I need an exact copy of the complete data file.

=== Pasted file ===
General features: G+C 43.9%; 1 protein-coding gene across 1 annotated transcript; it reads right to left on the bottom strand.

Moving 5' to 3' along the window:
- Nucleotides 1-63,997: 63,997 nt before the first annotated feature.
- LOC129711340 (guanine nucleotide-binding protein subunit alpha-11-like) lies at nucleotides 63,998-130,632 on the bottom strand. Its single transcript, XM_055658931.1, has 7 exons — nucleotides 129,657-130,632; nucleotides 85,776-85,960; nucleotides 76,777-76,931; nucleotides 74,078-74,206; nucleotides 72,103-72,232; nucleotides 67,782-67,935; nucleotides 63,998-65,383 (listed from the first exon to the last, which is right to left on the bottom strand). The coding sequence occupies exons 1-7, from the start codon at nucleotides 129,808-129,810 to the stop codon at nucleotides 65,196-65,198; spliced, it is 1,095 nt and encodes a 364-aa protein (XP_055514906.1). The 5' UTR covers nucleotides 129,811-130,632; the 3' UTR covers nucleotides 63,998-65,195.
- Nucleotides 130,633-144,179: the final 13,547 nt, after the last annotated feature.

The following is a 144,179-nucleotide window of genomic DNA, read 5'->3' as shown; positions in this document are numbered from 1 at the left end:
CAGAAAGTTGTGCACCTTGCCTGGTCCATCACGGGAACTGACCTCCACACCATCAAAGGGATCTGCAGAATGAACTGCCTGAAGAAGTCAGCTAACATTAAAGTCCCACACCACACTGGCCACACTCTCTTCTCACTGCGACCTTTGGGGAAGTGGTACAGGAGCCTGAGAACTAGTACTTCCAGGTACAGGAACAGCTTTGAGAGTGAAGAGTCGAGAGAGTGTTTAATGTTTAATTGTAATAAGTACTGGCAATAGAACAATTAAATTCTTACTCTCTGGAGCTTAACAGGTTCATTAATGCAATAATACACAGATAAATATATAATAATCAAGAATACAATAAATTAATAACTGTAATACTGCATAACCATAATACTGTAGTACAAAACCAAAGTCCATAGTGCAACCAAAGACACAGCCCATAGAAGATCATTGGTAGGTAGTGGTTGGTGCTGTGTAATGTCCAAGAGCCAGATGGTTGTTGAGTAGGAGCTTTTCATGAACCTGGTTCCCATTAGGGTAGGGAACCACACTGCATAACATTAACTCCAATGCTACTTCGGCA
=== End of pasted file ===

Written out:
General features: G+C 43.9%; 1 protein-coding gene across 1 annotated transcript; it reads right to left on the bottom strand.

Moving 5' to 3' along the window:
- Nucleotides 1-63,997: 63,997 nt before the first annotated feature.
- LOC129711340 (guanine nucleotide-binding protein subunit alpha-11-like) lies at nucleotides 63,998-130,632 on the bottom strand. Its single transcript, XM_055658931.1, has 7 exons — nucleotides 129,657-130,632; nucleotides 85,776-85,960; nucleotides 76,777-76,931; nucleotides 74,078-74,206; nucleotides 72,103-72,232; nucleotides 67,782-67,935; nucleotides 63,998-65,383 (listed from the first exon to the last, which is right to left on the bottom strand). The coding sequence occupies exons 1-7, from the start codon at nucleotides 129,808-129,810 to the stop codon at nucleotides 65,196-65,198; spliced, it is 1,095 nt and encodes a 364-aa protein (XP_055514906.1). The 5' UTR covers nucleotides 129,811-130,632; the 3' UTR covers nucleotides 63,998-65,195.
- Nucleotides 130,633-144,179: the final 13,547 nt, after the last annotated feature.

The following is a 144,179-nucleotide window of genomic DNA, read 5'->3' as shown; positions in this document are numbered from 1 at the left end:
CAGAAAGTTGTGCACCTTGCCTGGTCCATCACGGGAACTGACCTCCACACCATCAAAGGGATCTGCAGAATGAACTGCCTGAAGAAGTCAGCTAACATTAAAGTCCCACACCACACTGGCCACACTCTCTTCTCACTGCGACCTTTGGGGAAGTGGTACAGGAGCCTGAGAACTAGTACTTCCAGGTACAGGAACAGCTTTGAGAGTGAAGAGTCGAGAGAGTGTTTAATGTTTAATTGTAATAAGTACTGGCAATAGAACAATTAAATTCTTACTCTCTGGAGCTTAACAGGTTCATTAATGCAATAATACACAGATAAATATATAATAATCAAGAATACAATAAATTAATAACTGTAATACTGCATAACCATAATACTGTAGTACAAAACCAAAGTCCATAGTGCAACCAAAGACACAGCCCATAGAAGATCATTGGTAGGTAGTGGTTGGTGCTGTGTAATGTCCAAGAGCCAGATGGTTGTTGAGTAGGAGCTTTTCATGAACCTGGTTCCCATTAGGGTAGGGAACCACACTGCATAACATTAACTCCAATGCTACTTCGGCA